"We've experienced double-digit growth consistently over the past 10 years, fueled by the great taste of our Kettle(TM) brand Potato Chips," Tim Fallon, president North America of Kettle Foods. "Demand is particularly high in the East Coast where consumers still struggle to find our products on store shelves. We're about to change that. Building a plant in Beloit allows us to keep pace with demand while reducing the environmental impact of fuel and distribution."
“Demand is particularly high in the East Coast where consumers still struggle to find our products on store shelves. We're about to change that. Building a plant in Beloit allows us to keep pace with demand while reducing the environmental impact of fuel and distribution.”
Critical to the company's decision was the fact that Beloit is centrally located in one of the strongest Russet Burbank potato growing regions in the Midwest. Russet potatoes, prized for their rich flavor and natural sugars, are used exclusively by Kettle Foods in the making of their Kettle(TM) brand Potato Chips.
Workers are slated to break ground on the plant this April. When production begins toward the end of the year, the plant is expected to process 50 million pounds of Russet potatoes a year, boosting overall company production by 50 percent.
Kettle Foods holds the largest share, at 39 percent, of the natural potato chip market in mainstream U.S. grocery stores, according to ACNielsen. The company is growing faster in the Midwest and East than anywhere else in the country. In fact, in the East Coast market alone, sales for Kettle brand Potato Chips are up by nearly 50 percent in the past 12 weeks, more than double the natural potato chip category growth average of 19 percent, according to ACNielsen.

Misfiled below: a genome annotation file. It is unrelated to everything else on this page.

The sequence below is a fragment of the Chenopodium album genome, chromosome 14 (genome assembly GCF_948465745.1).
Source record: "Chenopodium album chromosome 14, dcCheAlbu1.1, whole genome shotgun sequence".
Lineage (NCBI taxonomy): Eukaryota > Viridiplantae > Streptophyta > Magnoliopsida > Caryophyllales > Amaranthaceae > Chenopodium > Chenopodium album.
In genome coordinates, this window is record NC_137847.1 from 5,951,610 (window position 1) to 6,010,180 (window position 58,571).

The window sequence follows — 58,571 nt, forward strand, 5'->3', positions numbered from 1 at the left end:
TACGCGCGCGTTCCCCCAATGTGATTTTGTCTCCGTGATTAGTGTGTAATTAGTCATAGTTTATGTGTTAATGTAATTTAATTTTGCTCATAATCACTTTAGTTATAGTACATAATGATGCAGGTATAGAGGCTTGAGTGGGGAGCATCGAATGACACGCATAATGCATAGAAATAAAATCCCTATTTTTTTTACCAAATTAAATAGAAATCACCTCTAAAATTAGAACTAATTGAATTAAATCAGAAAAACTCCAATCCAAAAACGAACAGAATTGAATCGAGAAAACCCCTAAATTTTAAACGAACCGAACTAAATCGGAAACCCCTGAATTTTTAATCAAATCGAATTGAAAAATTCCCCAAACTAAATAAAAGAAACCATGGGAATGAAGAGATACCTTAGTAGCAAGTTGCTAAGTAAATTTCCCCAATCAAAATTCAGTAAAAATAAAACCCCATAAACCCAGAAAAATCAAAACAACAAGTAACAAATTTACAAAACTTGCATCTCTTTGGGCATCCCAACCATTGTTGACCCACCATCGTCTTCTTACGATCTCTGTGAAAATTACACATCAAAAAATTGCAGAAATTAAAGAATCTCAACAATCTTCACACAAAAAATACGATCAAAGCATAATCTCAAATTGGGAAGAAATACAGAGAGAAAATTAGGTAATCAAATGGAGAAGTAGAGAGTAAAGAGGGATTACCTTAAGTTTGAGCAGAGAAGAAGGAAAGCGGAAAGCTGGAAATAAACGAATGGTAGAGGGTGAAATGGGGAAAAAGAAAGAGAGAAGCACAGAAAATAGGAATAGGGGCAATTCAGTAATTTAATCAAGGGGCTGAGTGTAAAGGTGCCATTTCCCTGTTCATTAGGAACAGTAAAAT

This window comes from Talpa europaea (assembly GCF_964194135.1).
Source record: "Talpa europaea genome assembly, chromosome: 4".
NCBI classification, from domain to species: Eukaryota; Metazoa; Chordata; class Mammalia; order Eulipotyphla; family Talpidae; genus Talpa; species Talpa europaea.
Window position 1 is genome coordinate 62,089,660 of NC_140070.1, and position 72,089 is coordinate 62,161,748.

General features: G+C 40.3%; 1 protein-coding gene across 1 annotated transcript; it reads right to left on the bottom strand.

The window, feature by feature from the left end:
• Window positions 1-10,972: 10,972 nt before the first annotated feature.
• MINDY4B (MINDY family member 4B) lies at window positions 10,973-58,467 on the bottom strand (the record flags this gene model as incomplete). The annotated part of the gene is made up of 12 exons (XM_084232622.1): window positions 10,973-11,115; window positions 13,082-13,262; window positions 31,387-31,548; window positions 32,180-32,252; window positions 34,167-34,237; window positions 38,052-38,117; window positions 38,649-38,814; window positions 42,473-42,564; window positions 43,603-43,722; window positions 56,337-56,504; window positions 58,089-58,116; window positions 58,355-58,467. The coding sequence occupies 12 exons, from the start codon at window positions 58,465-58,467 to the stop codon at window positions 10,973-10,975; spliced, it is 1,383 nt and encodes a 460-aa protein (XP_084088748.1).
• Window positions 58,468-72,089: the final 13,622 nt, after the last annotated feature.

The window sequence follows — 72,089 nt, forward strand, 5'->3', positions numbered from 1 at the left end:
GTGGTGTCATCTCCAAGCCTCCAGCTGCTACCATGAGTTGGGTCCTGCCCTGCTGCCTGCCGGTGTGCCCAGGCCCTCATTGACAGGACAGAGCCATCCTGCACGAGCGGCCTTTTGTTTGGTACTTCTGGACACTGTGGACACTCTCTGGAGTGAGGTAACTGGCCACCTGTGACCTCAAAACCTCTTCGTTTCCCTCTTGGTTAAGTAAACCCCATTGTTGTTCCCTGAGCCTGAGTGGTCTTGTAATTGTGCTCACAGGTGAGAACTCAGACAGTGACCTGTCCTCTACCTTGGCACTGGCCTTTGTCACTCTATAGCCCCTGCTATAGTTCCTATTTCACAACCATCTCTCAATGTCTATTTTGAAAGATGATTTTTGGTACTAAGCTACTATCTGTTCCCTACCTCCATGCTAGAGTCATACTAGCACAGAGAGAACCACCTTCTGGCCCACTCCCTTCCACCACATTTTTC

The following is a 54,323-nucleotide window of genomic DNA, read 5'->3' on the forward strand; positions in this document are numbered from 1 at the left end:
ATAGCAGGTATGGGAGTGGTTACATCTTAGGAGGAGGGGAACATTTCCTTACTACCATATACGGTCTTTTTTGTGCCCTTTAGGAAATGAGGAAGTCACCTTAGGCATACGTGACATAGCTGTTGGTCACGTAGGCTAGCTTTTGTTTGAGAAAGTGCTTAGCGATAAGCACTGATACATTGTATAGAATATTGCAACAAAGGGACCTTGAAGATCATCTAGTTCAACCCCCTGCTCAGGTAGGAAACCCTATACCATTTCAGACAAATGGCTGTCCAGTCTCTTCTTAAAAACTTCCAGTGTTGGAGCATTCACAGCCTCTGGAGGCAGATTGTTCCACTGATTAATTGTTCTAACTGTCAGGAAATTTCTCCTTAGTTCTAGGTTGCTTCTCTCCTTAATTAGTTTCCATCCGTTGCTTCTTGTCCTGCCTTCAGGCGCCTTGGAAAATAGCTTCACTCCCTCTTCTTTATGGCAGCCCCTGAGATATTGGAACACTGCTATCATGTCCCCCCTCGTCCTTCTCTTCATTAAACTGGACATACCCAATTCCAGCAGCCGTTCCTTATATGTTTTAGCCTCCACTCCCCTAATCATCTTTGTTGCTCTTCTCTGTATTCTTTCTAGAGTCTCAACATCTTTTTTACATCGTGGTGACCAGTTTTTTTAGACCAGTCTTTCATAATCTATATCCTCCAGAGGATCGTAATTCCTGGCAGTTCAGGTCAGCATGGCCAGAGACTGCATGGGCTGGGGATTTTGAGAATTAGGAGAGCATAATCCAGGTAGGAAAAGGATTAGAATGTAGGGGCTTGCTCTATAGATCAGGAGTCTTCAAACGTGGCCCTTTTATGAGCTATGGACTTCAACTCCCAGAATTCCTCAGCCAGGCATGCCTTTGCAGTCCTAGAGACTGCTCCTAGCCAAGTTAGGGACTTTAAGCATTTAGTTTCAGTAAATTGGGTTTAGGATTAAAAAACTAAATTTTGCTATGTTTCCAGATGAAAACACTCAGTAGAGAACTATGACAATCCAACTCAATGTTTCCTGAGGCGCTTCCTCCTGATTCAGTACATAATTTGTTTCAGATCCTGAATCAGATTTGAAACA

Not only will the plant's location help cut down on fuel use and cost, the new facility will be built to environmentally sensitive standards. Kettle Foods has been working with A. Epstein and Sons International of Chicago, Ill., to evaluate suitable locations for the facility, as well as plan for its design, construction and sustainable business practices. Already at its plant in Salem, Ore., the company installed one of the largest solar power arrays in the Pacific Northwest, restored nearby wetlands and currently recycles its used cooking oil into renewable biodiesel fuel used to power a fleet of company cars.
Salem Facility Also Expands, Gains New Leadership
Production at its flagship facility in Salem, Ore., also is getting a boost from a $2 million investment in new fryers next month that will expand the plant's capacity by 30 percent. The company has tripled production capacity since 1999, resulting in job growth of 112 percent. Kettle Foods currently employs 280 people at its Salem facility, compared to 132 in 1999.
To help manage its growth, the company recently promoted Marc Cramer of Salem, Ore., to the position of global chief financial officer. He'll oversee the financial management of both the company's North American and European operations. Cramer, who joined the company in 1998, was previously the general manager of North America operations.
About Kettle Foods
Founded in 1978, Oregon-based Kettle Foods is a privately owned company committed to producing great tasting, all-natural snacks with a caring commitment to its employees, craft and community. In doing so, it leads the industry as the No. 1 salty snack brand in natural supermarkets according to SPINS, with distribution throughout North America, Japan, Guam and Western Europe. Its manufacturing sites in Salem, Ore., and Norwich, United Kingdom produce more than 20 flavors and four varieties of potato chip offerings, eight flavors of organic tortilla chips and a variety of nut butters and trail mixes. Visit www.kettlefoods.com for more information.